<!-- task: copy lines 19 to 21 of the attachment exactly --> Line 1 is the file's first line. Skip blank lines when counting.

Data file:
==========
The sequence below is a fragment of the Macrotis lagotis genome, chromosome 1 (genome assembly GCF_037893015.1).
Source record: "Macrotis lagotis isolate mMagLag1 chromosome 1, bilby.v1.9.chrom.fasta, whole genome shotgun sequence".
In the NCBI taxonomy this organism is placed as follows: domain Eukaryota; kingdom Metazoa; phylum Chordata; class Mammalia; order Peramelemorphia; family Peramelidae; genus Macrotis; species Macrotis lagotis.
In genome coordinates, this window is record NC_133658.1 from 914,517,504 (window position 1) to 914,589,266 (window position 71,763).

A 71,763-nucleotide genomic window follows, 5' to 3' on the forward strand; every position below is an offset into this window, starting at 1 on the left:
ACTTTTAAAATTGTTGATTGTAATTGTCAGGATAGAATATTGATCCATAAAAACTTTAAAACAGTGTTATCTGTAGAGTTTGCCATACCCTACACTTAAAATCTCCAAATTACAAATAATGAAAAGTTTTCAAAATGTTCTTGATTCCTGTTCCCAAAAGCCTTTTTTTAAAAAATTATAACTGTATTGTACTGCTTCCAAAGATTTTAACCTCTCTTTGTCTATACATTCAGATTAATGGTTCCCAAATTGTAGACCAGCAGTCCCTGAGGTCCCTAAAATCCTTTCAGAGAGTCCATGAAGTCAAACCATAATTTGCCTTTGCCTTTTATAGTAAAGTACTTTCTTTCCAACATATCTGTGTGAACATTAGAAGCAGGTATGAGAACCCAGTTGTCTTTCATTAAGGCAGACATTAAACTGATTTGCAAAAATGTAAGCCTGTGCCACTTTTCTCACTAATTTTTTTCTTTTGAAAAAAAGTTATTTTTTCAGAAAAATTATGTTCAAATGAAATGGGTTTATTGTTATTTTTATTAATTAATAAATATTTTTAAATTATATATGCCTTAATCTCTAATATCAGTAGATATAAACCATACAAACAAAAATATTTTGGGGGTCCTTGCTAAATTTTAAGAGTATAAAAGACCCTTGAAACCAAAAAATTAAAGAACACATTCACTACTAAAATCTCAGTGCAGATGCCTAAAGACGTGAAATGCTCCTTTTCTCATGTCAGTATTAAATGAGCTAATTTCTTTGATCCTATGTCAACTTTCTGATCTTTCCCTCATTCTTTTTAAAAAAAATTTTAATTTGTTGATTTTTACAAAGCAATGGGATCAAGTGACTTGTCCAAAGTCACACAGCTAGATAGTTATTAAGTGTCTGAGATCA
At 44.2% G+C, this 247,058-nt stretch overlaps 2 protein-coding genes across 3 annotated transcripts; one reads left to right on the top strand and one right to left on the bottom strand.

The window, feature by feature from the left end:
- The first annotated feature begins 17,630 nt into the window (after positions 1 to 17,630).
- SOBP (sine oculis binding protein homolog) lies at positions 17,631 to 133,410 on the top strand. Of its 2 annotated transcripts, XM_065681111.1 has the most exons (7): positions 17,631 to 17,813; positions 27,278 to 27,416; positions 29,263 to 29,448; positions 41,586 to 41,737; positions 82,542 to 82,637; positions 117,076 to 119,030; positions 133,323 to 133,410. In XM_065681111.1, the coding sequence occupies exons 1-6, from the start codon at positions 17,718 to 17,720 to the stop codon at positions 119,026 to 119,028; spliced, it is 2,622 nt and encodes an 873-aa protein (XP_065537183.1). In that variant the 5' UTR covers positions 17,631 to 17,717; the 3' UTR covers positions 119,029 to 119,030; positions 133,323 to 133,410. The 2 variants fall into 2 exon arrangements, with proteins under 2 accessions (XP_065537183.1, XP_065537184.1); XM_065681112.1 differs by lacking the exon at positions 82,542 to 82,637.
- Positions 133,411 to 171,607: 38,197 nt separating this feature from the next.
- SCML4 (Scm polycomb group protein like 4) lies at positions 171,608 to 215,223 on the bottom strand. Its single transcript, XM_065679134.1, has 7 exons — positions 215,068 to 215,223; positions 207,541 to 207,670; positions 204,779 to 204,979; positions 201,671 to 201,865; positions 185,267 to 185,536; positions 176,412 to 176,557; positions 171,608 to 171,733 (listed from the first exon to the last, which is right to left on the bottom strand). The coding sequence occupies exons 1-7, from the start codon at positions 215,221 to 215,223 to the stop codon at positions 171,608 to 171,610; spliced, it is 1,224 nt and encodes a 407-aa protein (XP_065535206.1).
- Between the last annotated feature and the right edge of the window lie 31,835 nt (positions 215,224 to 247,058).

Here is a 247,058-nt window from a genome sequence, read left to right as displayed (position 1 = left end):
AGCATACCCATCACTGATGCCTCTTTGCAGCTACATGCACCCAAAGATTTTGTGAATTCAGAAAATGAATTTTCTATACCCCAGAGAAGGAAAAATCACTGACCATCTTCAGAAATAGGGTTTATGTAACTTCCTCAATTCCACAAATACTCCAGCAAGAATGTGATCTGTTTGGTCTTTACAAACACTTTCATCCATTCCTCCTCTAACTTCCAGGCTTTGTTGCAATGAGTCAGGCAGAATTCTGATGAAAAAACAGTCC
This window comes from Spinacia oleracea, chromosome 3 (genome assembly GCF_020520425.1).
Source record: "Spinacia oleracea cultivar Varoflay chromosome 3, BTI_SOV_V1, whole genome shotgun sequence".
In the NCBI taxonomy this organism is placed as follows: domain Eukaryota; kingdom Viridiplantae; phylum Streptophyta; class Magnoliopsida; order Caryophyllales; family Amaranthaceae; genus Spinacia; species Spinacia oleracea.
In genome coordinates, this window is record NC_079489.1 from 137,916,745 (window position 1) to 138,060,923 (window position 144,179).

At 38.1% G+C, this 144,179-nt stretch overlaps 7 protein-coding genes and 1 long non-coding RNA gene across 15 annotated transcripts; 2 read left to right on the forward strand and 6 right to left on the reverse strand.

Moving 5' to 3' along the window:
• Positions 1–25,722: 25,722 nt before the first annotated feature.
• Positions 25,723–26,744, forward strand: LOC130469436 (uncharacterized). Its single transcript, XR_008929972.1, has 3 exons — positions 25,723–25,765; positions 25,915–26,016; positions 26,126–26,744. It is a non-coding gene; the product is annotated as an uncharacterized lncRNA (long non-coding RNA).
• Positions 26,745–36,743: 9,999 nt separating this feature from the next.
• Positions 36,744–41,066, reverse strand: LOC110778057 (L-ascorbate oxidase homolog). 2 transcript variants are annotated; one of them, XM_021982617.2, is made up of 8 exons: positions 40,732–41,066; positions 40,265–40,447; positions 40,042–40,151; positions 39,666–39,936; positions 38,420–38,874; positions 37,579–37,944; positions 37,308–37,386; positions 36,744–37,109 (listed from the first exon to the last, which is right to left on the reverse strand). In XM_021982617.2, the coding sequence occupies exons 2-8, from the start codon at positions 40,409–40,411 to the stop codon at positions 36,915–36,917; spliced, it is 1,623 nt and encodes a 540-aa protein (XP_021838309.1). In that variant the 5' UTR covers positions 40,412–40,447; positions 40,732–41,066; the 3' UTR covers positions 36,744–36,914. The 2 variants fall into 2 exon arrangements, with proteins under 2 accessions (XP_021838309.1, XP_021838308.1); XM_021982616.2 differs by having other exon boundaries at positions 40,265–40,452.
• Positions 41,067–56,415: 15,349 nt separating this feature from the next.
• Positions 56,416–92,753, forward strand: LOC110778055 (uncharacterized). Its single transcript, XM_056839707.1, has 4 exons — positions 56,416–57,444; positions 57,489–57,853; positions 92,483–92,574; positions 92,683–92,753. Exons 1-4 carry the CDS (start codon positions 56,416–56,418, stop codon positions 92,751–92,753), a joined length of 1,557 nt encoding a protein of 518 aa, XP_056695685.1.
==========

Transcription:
In genome coordinates, this window is record NC_079489.1 from 137,916,745 (window position 1) to 138,060,923 (window position 144,179).

At 38.1% G+C, this 144,179-nt stretch overlaps 7 protein-coding genes and 1 long non-coding RNA gene across 15 annotated transcripts; 2 read left to right on the forward strand and 6 right to left on the reverse strand.

Moving 5' to 3' along the window: